How To Price Your Property To Sell

My fellow Real Estate professionals are definitely not going to be in agreement with me, in fact they may dispute this information to the core.

One of the reasons this is so, is that we have not had a “normal” real estate market for over ten years, therefore a lot of the existing real estate professionals have never seen what a normal real estate market looks like, their only experience, even though it may span ten plus years, has been that prices are determined by what other people pay.

In fact, this may come as a surprise to you, that prices are not necessarily determined by the average of what other people pay. This sounds almost counter intuitive.

As a real estate professional you are trained to do a “comparables” analysis in order to help a property owner determine the price at which he/she should sell his/her property.

Conveying this information is very hard because no one, except buyers, want to hear this. If you are a potential seller chances are you are also not going to be in agreement with me. All I would like to ask you, is to please bear with me.

How can this information help you:

If you are a seller and you apply the guidelines I will describe below, it is my personal opinion that you will sell your house in under 30 days in a frenzy of multiple offers, some of which may have a substantial down payment in cash. (I have actually done this many times –that is why I decided to write this article)

If you are a buyer, you could use this information to determine what house is priced correctly and then be confident that you are buying at the right price.

If you are a real estate professional, this is a tool that you can use to educate your client as how to price his/her home.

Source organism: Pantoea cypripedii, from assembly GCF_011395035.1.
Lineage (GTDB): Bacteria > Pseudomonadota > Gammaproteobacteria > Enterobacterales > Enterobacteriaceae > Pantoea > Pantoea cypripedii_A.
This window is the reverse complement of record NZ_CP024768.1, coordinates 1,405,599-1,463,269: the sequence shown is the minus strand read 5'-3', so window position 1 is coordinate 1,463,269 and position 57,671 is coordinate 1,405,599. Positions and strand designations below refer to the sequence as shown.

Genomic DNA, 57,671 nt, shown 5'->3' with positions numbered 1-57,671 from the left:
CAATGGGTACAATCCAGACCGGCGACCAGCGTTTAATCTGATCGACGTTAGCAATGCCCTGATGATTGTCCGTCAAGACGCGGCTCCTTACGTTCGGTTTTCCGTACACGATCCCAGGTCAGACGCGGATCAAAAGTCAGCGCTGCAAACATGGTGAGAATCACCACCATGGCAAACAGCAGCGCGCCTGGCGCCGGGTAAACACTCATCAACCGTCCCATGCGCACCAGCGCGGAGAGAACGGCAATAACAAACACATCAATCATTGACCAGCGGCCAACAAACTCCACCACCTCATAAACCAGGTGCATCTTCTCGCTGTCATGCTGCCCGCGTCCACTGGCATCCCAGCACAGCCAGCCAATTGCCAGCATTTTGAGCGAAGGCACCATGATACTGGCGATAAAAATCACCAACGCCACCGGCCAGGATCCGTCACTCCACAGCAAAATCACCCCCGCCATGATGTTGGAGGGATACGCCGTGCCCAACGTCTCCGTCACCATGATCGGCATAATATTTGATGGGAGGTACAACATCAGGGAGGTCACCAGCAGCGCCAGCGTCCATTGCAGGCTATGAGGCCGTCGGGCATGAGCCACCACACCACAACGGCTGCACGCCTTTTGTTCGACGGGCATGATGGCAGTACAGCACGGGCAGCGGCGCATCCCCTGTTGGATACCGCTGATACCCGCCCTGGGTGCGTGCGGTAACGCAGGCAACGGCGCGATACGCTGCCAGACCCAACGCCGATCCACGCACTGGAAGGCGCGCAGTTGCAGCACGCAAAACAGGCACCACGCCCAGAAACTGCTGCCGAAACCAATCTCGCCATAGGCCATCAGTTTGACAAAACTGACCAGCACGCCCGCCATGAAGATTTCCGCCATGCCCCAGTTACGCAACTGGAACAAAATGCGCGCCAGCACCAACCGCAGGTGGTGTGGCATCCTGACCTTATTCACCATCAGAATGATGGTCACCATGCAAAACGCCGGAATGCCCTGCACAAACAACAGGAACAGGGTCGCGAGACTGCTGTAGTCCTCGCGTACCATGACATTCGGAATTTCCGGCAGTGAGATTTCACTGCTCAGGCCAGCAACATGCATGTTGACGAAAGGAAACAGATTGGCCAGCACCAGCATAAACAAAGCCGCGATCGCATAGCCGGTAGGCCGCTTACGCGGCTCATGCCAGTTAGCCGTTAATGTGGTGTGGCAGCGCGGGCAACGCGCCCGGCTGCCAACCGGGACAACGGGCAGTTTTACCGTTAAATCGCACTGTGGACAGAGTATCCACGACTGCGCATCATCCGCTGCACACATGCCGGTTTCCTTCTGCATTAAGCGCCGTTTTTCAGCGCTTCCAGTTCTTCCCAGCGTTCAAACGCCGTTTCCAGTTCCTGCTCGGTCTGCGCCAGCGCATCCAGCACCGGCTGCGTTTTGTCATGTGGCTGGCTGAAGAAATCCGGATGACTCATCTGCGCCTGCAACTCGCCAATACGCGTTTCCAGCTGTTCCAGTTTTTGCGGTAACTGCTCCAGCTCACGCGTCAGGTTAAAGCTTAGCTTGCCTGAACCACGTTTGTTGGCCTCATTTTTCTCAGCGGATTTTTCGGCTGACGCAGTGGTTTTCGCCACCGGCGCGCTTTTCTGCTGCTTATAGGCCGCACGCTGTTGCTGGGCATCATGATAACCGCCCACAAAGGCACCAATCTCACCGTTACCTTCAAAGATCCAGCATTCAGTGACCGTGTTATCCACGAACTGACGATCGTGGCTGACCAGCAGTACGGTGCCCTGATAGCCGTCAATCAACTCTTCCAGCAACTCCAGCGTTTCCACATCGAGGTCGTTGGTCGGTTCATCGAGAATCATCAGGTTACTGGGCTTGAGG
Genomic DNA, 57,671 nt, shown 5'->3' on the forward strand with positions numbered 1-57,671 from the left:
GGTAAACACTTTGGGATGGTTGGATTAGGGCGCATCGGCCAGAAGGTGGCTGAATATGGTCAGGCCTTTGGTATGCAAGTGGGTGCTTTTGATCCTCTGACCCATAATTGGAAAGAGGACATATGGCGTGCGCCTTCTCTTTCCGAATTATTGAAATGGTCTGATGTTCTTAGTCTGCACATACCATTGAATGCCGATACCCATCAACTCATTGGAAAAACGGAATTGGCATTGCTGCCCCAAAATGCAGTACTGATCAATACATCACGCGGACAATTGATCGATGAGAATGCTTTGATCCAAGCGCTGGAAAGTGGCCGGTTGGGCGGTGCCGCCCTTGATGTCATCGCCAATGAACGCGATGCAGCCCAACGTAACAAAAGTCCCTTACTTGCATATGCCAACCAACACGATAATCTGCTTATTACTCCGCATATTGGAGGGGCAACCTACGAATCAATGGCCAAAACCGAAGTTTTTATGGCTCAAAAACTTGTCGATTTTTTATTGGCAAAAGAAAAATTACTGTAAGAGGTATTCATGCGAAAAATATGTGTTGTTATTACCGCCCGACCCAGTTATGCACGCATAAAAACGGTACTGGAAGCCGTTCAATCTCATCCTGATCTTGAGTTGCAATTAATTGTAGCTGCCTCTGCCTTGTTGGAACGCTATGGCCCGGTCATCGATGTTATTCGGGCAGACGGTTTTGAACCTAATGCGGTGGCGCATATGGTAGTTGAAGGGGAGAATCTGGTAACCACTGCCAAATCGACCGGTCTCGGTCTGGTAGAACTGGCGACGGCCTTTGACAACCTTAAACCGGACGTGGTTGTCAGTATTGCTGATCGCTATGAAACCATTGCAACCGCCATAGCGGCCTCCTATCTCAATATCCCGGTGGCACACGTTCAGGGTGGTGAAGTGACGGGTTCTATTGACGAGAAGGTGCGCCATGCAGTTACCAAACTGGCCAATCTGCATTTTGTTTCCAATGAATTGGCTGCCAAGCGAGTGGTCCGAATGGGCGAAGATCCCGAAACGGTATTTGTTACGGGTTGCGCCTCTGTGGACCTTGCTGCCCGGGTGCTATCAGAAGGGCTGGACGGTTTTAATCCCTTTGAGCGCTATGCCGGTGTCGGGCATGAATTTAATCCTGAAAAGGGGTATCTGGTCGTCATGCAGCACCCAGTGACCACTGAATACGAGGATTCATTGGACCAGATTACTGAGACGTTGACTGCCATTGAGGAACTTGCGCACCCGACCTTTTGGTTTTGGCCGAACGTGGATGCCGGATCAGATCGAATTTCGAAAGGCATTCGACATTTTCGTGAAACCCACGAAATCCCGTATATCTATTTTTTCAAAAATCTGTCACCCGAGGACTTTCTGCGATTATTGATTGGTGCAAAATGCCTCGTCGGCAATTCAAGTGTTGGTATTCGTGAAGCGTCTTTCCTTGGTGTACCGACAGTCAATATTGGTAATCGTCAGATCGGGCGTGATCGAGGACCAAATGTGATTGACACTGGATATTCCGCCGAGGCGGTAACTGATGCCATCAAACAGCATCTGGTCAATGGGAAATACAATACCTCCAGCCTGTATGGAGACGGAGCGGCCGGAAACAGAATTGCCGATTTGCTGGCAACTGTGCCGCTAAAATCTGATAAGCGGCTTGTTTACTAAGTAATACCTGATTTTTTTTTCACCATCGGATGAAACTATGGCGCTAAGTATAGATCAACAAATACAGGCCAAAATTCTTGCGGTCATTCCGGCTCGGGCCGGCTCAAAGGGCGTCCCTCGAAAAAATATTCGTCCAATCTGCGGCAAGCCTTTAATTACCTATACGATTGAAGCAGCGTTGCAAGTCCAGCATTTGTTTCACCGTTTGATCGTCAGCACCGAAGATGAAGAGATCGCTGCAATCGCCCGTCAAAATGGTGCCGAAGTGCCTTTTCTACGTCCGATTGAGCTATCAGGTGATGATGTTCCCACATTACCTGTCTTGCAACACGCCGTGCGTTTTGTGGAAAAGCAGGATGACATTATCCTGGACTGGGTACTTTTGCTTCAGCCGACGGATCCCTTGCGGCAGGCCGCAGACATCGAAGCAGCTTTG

There are three criteria used by appraisers on how to price a property:

1. The Comparables Approach: this is when you see what other homes in your particular area have sold for. For the last ten years, in residential real estate specially, this has been almost the only method used. This method is not working anymore and sellers and agents who use this method are in for a long ride, with multiple price reductions as a necessity to achieve a sale. This means more costs to the Seller and to the Agent who needs to spend more energy, time and money marketing the property.

2. The Replacement Value Approach or also known as The Cost Approach: this consists of determining who much it would cost to build a property like the one being sold. This makes sense when you are going to build a home on a plot of land and this criterion is used by hard money lenders to lend money. In our down economy, this method is not very practical because most of the real estate that is selling is going at BELOW its replacement cost.

3. The Income Approach is a method of pricing a property by the amount of money it produces or the income it produces through rentals. This method is usually used in commercial real estate where office, apartment and shopping structures tend to be priced based on the amount of money they generate.

How Can this be Applied To You:

Put yourself on the shoes of the Buyer, why would he/she buy your home? How is he going to pay for it?

If he/she is paying cash, all cash, then he/she is going to want a price much lower than whatever is advertised. Cash has the advantage that you could close in two weeks or less.

No matter how beautiful, well cared & maintained, ideal location, special features, etc… your property possess, a cash buyer will demand a premium which will always translate in a much lower price.

If he Buyer is getting a bank loan then the bank is going to lend him/her a portion of the appraised value!

This portion is now 20% and sometimes 10% for properties under $729,000 providing the buyer has at least a 720 credit score. (this information may change over time)

Appraisers are now under much more stricter guidelines than they were before. Today’s appraisals (2010) are going to put the value of your house closer to the LOWER end your local market area. Therefore if you price your home above that LOWER end, your buyer is going to have to come up with an ADDITIONAL down payment besides the 20% the bank wants from him.

Why would he do that? Buyer’s are financially savvy. Put yourself in the shoes of the Buyer.

Say the home is priced at $625,000 (an inexpensive property in Los Angeles, California –this is by the way a real example). In this example the appraiser concluded its value to be $590,000.

The bank is therefore going to lend 80% of the $590,000.